Can people change? Can the community change?
Yes, I think so, but it’s complicated. On the one hand, there’s an intensification of “good old boy” behaviors. On the other, there’s this growing movement toward social justice and equality, fueled by all kinds of movements on the Internet. I’m really excited by this Tumblr generation of feminist teens. Linus Torvalds’ daughter, Patricia Torvalds, is a great example. Her interview about the need for more diversity in tech was really inspiring.
How does Ally Training help bring about change?
We teach people to speak up in the moment when they witness or experience harassment. When people call someone out during a flame war for being rude or sexist, it really does makes a difference. We also talk about fixing systemic issues that take long-term solutions, like changing how performance reviews are conducted and promotions are given. We show people how to create more objective measures of performance that remove unconscious bias and stereotypes. For instance, if a woman has a baby, we can’t assume she doesn’t want to travel. We show positive examples of workplace policies and practices that remove the tendencies to make assumptions.
Who can make this change happen?
The burden should be on the people who have power and time to fix discrimination: men, and especially white men. If you put all the burden on already overburdened women, you will fail. Awareness of the problems that are running women out of the field is much higher than it was 5 years ago; now it's time for powerful men to listen to women and use their political capital to take action.
What positive changes have you seen in the industry?
The Python community is the biggest success story for women in open source. Their Python conference, PyCon, only had around 1% women speakers in 2010. Today, a third of its attendees are women and 50 percent of its speakers are women. This didn’t happen magically. It happened because the community has Guido van Rossum as their leader. He truly cares -- and he shows it with his everyday actions and his policy decisions.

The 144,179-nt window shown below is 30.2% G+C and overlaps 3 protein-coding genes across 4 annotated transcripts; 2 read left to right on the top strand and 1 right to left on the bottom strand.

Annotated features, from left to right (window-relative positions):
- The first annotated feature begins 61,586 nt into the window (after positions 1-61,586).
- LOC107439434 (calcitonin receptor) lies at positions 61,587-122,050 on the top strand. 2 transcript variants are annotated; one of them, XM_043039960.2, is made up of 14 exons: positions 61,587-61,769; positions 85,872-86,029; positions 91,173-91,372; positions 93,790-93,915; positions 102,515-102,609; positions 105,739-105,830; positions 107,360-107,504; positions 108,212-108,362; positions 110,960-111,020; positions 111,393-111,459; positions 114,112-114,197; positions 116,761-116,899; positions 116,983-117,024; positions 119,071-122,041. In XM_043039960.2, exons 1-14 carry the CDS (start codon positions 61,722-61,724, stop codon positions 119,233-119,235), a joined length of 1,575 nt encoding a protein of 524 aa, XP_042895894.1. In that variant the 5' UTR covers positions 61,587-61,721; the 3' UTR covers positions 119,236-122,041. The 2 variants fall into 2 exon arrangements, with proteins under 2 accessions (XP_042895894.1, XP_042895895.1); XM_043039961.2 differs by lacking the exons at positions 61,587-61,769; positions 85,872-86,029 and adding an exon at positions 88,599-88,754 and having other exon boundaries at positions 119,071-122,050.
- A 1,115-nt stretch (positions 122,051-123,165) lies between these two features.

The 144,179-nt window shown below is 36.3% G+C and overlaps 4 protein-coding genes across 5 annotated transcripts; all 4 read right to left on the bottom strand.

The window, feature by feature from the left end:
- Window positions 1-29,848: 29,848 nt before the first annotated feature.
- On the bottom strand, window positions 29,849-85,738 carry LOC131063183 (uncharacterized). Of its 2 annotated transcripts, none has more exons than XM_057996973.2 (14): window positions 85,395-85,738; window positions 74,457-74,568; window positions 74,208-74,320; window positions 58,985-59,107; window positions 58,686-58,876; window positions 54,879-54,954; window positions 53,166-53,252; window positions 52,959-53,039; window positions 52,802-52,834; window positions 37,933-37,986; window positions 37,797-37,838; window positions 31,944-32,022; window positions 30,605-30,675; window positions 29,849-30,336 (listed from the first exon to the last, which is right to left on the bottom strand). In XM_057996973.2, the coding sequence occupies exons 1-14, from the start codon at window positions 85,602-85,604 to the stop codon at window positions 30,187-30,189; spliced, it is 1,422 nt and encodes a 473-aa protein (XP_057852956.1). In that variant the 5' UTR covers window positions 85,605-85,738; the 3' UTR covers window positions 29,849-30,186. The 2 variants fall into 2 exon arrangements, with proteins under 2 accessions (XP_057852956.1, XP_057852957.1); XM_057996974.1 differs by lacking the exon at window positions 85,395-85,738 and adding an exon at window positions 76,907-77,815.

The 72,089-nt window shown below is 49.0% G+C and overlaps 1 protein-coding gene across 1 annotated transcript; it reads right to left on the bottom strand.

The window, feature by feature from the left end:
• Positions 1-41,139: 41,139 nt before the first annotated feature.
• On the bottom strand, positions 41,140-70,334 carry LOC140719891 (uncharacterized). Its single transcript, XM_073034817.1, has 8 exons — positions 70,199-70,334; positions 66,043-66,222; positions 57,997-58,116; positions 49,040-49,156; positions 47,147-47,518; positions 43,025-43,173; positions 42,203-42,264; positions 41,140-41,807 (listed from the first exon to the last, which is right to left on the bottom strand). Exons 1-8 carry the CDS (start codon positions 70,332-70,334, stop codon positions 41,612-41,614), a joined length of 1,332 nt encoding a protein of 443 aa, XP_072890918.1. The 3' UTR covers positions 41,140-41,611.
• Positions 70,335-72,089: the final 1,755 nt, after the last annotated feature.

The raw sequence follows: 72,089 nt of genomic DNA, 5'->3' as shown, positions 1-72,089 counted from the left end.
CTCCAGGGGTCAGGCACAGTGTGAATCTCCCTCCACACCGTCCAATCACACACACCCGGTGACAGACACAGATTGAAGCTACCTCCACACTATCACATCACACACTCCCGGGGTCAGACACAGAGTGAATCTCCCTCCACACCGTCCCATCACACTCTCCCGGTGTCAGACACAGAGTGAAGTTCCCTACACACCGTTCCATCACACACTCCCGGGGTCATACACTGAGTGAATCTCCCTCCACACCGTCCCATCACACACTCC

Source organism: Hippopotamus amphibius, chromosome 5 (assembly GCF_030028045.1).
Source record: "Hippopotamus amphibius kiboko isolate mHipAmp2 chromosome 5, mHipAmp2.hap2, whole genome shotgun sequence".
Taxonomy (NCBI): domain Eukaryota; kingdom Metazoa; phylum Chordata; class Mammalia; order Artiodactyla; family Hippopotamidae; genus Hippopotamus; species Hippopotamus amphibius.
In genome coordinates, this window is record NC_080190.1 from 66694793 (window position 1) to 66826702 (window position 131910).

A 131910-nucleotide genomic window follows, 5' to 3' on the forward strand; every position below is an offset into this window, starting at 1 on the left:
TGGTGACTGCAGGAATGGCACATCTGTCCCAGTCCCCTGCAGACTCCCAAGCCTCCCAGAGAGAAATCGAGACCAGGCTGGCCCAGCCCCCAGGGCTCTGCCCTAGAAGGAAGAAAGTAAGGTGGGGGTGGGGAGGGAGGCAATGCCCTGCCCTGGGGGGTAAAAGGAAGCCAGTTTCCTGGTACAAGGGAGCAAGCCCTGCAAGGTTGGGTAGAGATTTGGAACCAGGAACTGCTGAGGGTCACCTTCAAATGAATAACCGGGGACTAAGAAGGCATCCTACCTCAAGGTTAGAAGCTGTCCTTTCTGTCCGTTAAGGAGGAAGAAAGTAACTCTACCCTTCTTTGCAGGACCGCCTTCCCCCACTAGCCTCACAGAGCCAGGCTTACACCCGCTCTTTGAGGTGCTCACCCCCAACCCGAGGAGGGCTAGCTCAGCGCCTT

The chair of the Linux Foundation Technical Advisory Board, Grant Likely, is another example. For this year’s LinuxCon, he created a policy requiring people to write their post-session questions down instead of simply queuing up to ask them. This resulted in more thoughtful, high-quality questions -- and lots more questions coming from women. The Outreachy Intern program represents yet another important change. By setting up a program to get women, trans men, and genderqueer people actively involved in open source, these interns have been able to make a huge impact.
What’s your hope for the future of the industry?
I’d like to see all people treated like human beings. I’d like to see an open source culture that’s compatible for all kinds of people, who look a lot of different ways. We can’t just wait for all the old people to die. I want to see the end of sexism in my lifetime.